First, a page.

The Holberg Prize and the Nils Klim Prize Conferred
Today, the 2020 and 2021 Holberg Prizes were conferred upon Professor Griselda Pollock and Professor Martha C. Nussbaum, respectively. The Nils Klim Prize was conferred upon Daria Gritsenko (2021) and Frederik Poulsen (2020).
At a virtual award ceremony today, hosted from the University Aula in Bergen, Professor Griselda Pollock and Professor Martha C. Nussbaum received the international research award. Due to the COVID-19 pandemic, both Laureates were honoured at the 2021 Holberg celebrations, which took place this week.
The Holberg Prize is worth NOK 6 million (approx. EUR 600,000) and is awarded annually for outstanding contributions to research in the humanities, social sciences, law or theology.
A Recognition of Art History and Feminism
Griselda Pollock received the 2020 Holberg Prize for her profound influence on art history, as well as on related fields—including feminist cinema studies, trauma studies, and Holocaust studies. Pollock helped create feminist art history as an academic field in the 1970s, and as a world-leading figure in feminist, social, queer and postcolonial interventions in the histories of art and cultural studies, she has influenced thinking on gender, ideology, art and visual culture worldwide for over 40 years.
In her acceptance speech, Pollock described how she sees the award not only as a recognition of art history as a discipline, but also of feminism as an historical event: “Not only a very successful world-wide social movement of women actively campaigning for justice, safety, health, security, citizenship and the humanity of all women, feminism of the later 20th century engendered an intellectual and cultural revolution that is its unique contribution to the millennia-long struggle against patriarchy,” Pollock said. “To be awarded a prize of this dimension as a contributor to, even as a founding of thinker within, this feminist cultural-theoretical revolution is profound and very moving.”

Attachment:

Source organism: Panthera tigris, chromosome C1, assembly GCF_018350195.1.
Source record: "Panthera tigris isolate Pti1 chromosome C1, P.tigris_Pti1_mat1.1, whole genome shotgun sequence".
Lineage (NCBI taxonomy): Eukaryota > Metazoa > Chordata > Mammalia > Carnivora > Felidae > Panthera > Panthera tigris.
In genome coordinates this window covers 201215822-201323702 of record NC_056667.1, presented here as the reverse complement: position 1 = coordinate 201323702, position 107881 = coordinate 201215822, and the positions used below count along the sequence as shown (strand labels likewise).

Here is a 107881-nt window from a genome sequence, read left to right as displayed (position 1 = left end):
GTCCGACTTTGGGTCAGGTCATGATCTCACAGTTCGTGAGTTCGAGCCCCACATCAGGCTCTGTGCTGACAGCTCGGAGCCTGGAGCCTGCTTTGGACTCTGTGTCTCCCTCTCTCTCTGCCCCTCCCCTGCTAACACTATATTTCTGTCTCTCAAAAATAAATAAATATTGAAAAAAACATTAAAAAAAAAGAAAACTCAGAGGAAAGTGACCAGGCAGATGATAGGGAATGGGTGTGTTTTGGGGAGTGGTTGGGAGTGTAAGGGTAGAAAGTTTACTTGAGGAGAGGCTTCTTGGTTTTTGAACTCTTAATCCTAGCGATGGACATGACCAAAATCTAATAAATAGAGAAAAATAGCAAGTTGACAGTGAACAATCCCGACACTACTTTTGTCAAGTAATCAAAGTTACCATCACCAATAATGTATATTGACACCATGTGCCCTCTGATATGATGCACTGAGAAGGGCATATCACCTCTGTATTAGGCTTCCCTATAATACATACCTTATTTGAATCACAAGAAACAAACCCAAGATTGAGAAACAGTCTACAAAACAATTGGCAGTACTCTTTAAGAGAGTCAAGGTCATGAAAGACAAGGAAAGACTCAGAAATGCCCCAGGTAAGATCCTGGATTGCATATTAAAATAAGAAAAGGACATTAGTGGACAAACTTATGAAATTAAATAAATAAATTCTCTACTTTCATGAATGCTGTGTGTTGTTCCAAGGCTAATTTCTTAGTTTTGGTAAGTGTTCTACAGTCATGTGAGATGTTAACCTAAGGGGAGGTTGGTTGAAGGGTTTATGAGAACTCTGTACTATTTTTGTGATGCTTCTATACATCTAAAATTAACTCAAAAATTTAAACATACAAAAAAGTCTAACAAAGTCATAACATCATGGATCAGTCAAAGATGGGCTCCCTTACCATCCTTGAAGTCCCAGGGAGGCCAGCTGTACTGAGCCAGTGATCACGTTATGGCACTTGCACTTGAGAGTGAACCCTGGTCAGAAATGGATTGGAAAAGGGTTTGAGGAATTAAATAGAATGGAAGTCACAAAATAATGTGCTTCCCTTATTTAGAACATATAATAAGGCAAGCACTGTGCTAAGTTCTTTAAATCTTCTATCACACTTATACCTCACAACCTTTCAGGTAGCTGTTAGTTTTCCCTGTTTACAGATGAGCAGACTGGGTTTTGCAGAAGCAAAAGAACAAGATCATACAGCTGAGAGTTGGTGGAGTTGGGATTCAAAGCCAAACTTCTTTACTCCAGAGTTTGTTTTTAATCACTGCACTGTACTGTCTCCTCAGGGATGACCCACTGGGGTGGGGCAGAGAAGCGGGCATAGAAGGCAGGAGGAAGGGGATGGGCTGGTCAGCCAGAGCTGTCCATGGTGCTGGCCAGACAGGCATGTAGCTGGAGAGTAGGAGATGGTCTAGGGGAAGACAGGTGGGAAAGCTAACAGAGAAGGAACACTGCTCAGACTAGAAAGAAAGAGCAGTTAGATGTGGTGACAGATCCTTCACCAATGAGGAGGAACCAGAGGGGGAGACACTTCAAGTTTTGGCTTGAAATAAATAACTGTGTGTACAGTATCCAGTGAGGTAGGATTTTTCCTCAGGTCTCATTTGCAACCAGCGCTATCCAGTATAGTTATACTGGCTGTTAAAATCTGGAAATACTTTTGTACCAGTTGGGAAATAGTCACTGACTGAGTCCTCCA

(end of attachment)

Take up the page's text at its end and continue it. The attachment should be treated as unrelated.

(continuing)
A Tool for Improving Human Relations
Martha C. Nussbaum received the 2021 Prize for her ground-breaking contributions to research in philosophy, law and related fields, as well as for her role as a prolific public intellectual. Her almost five-decades-long career has focused on normative theorizing about justice and investigation of the nature and role of the emotions. Her research interests include ancient Greek and Roman philosophy, political philosophy, philosophy of literature, feminism, and ethics, as well as both human and animal rights.
“Philosophical analysis, animated by literary imagination, does not solve our problems,” Nussbaum said in her acceptance speech. “But philosophy can help us understand ourselves and see where the problems lie, and it can also help us to identify some not so productive ways to respond to them,” she continued. “In its methods philosophy also embodies part of the solution: a decent, respectful, rational and imaginatively engaged way of relating to other people.”
Do not Stop Dreaming
At the same ceremony, the 2020 and 2021 Nils Klim Prizes were also conferred. The Nils Klim Prize is a Nordic award for young researchers in the academic fields covered by the Holberg Prize. The award is worth NOK 500,000 (approx. EUR 50,000).
The 2020 Nils Klim Prize was awarded to the Danish theologian Frederik Poulsen for his outstanding contribution to research on The Old Testament. Poulsen is Assistant Professor at the Faculty of Theology at the University of Copenhagen.
In his acceptance speech, Poulsen focused on how dreams drive us, and how this is reflected both in Ludvig Holberg’s works of fiction, as well as in the Book of Genesis. “Why do we dream? Why should we dream? And why do we keep dreaming although dreams are often not fulfilled?” asked Poulsen. “Because–in dreams, there is life. If we stop dreaming, we will stop living. We must have big dreams–in politics, in art, in research, in our lives.”
Make Social Science Matter
The 2021 Nils Klim Prize was awarded to Finnish-Russian Daria Gritsenko, for her exceptional research contributions in the intersection between political science, environmental studies and digital humanities. Gritsenko is Assistant Professor of Russian and Eurasian Studies at the University of Helsinki, where she is affiliated with the Aleksanteri Institute and the Helsinki Institute of Sustainability Science.